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Home / Market / Stock-market-news /  Will tandoori bonds be as tasty as dim sum?

In his new monetary policy statement on Tuesday, Reserve Bank of India governor Raghuram Rajan said Indian companies will soon find it easier to raise loans from international investors by issuing offshore bonds denominated in rupees. The decision comes after Asian Development Bank and International Finance Corporation sold rupee-denominated offshore bonds in the past two years. How will these new bonds be received in overseas markets?

One useful way to seek an answer is to look at in China. It allowed local companies to issue renminbi-denominated offshore bonds in 2007. The market for these dim sum bonds picked up only after 2010 when entities outside China and Hong Kong were allowed to issue them as well.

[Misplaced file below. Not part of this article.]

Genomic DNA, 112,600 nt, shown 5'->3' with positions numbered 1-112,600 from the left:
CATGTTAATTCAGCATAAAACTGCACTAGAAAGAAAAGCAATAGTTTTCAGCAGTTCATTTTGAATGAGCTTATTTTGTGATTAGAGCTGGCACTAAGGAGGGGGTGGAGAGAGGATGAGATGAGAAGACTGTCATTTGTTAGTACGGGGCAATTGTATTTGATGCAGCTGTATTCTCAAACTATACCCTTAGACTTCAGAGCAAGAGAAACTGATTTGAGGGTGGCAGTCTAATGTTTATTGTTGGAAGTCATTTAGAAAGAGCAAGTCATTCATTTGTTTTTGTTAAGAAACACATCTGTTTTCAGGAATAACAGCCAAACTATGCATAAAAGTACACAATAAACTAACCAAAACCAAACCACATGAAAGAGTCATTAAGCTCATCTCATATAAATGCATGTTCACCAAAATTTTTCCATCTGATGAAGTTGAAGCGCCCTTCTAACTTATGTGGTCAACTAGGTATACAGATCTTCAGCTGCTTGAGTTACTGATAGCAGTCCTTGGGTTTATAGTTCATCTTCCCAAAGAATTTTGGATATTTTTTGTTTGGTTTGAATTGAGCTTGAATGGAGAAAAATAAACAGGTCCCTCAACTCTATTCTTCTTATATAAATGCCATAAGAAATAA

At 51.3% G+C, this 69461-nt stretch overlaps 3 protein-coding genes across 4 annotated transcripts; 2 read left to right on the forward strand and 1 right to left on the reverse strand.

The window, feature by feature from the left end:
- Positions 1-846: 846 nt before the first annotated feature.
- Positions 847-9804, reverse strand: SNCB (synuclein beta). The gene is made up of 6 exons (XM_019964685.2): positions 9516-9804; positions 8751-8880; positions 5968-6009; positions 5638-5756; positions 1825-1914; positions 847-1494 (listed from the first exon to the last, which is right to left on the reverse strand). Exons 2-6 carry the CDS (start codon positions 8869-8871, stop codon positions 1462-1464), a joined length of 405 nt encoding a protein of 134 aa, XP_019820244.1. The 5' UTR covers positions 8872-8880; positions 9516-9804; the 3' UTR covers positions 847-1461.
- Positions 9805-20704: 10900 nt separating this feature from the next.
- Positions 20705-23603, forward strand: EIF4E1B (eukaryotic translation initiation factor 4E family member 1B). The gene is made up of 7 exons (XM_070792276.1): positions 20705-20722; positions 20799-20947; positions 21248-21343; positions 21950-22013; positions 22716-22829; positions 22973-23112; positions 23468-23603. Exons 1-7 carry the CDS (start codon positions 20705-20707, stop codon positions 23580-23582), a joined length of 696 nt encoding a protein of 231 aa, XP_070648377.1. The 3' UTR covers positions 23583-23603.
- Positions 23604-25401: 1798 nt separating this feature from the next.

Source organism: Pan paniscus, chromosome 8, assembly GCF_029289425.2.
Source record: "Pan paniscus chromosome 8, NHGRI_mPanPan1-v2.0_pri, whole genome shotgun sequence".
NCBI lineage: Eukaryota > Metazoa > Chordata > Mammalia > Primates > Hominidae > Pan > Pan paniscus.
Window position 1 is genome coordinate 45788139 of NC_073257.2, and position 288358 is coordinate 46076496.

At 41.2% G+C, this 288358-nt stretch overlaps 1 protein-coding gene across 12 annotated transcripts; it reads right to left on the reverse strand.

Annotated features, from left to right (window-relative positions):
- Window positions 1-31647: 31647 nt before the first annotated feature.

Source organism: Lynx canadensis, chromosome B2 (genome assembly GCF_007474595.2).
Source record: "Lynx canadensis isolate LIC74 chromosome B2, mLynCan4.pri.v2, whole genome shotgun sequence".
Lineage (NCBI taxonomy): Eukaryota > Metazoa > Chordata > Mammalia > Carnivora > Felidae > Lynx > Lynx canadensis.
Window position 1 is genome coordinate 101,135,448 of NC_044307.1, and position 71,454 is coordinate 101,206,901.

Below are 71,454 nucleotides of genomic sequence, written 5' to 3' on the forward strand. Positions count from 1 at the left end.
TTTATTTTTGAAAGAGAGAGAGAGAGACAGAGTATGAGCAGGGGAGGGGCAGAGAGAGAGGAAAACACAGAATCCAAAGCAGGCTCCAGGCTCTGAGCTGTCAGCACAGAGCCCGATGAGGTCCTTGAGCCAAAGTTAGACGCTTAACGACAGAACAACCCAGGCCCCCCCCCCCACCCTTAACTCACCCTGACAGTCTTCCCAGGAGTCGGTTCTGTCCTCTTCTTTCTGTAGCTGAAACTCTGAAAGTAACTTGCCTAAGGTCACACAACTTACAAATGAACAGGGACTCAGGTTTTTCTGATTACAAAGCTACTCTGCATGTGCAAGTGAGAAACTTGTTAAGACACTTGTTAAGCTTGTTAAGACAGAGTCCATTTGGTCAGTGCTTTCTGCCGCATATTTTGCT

It’s perhaps possible for India to replicate this success, but the different ground realities in India and China must also be taken into account.

First, China has strict capital controls. Investors looking for yuan exposures are inclined to buy dim sum bonds. In India, global investors can hold rupee assets through foreign portfolio investments.

Second, an overwhelming majority of dim sum bonds are issued by Chinese state-owned firms that have the implicit backing of their government. This can boost investor confidence. Private Indian firms, at whom the RBI move is largely targeted, have no such advantage.

Yet the decision to allow Indian companies to raise money through offshore rupee bonds—call them tandoori bonds—should be seen as the first tentative step towards eventually making the Indian rupee an international currency.

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